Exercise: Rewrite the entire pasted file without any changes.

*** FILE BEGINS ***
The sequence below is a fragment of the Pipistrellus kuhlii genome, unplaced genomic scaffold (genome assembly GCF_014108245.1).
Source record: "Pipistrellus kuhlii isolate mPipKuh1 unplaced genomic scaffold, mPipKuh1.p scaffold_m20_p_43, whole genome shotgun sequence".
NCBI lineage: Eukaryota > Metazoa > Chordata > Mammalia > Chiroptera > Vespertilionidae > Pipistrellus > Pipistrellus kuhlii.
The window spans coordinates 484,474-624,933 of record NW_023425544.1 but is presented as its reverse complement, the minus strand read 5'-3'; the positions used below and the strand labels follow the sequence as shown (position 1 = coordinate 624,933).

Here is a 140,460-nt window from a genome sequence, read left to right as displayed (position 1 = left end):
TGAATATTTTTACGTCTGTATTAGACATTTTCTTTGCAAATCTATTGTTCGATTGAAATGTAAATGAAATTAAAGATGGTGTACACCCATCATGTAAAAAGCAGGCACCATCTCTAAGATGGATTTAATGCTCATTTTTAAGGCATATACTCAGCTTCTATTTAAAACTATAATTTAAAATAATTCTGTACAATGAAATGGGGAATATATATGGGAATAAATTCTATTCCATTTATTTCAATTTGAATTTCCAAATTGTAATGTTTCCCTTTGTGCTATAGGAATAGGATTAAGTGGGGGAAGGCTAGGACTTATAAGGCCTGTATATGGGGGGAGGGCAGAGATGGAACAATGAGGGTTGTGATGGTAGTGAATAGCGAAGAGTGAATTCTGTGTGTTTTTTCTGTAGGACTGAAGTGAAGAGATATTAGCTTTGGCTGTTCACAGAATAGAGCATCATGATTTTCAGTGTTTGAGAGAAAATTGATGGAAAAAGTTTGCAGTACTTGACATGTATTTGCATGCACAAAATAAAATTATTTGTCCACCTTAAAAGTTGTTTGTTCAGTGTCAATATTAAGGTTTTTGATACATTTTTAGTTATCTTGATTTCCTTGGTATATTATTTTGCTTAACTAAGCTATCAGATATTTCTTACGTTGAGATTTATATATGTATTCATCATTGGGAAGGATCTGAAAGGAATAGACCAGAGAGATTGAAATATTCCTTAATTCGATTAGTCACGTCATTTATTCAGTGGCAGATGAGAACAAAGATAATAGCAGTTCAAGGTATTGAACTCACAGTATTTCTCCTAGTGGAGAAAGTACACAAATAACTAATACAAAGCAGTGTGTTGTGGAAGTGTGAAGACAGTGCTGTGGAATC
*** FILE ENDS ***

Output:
The sequence below is a fragment of the Pipistrellus kuhlii genome, unplaced genomic scaffold (genome assembly GCF_014108245.1).
Source record: "Pipistrellus kuhlii isolate mPipKuh1 unplaced genomic scaffold, mPipKuh1.p scaffold_m20_p_43, whole genome shotgun sequence".
NCBI lineage: Eukaryota > Metazoa > Chordata > Mammalia > Chiroptera > Vespertilionidae > Pipistrellus > Pipistrellus kuhlii.
The window spans coordinates 484,474-624,933 of record NW_023425544.1 but is presented as its reverse complement, the minus strand read 5'-3'; the positions used below and the strand labels follow the sequence as shown (position 1 = coordinate 624,933).

Here is a 140,460-nt window from a genome sequence, read left to right as displayed (position 1 = left end):
TGAATATTTTTACGTCTGTATTAGACATTTTCTTTGCAAATCTATTGTTCGATTGAAATGTAAATGAAATTAAAGATGGTGTACACCCATCATGTAAAAAGCAGGCACCATCTCTAAGATGGATTTAATGCTCATTTTTAAGGCATATACTCAGCTTCTATTTAAAACTATAATTTAAAATAATTCTGTACAATGAAATGGGGAATATATATGGGAATAAATTCTATTCCATTTATTTCAATTTGAATTTCCAAATTGTAATGTTTCCCTTTGTGCTATAGGAATAGGATTAAGTGGGGGAAGGCTAGGACTTATAAGGCCTGTATATGGGGGGAGGGCAGAGATGGAACAATGAGGGTTGTGATGGTAGTGAATAGCGAAGAGTGAATTCTGTGTGTTTTTTCTGTAGGACTGAAGTGAAGAGATATTAGCTTTGGCTGTTCACAGAATAGAGCATCATGATTTTCAGTGTTTGAGAGAAAATTGATGGAAAAAGTTTGCAGTACTTGACATGTATTTGCATGCACAAAATAAAATTATTTGTCCACCTTAAAAGTTGTTTGTTCAGTGTCAATATTAAGGTTTTTGATACATTTTTAGTTATCTTGATTTCCTTGGTATATTATTTTGCTTAACTAAGCTATCAGATATTTCTTACGTTGAGATTTATATATGTATTCATCATTGGGAAGGATCTGAAAGGAATAGACCAGAGAGATTGAAATATTCCTTAATTCGATTAGTCACGTCATTTATTCAGTGGCAGATGAGAACAAAGATAATAGCAGTTCAAGGTATTGAACTCACAGTATTTCTCCTAGTGGAGAAAGTACACAAATAACTAATACAAAGCAGTGTGTTGTGGAAGTGTGAAGACAGTGCTGTGGAATC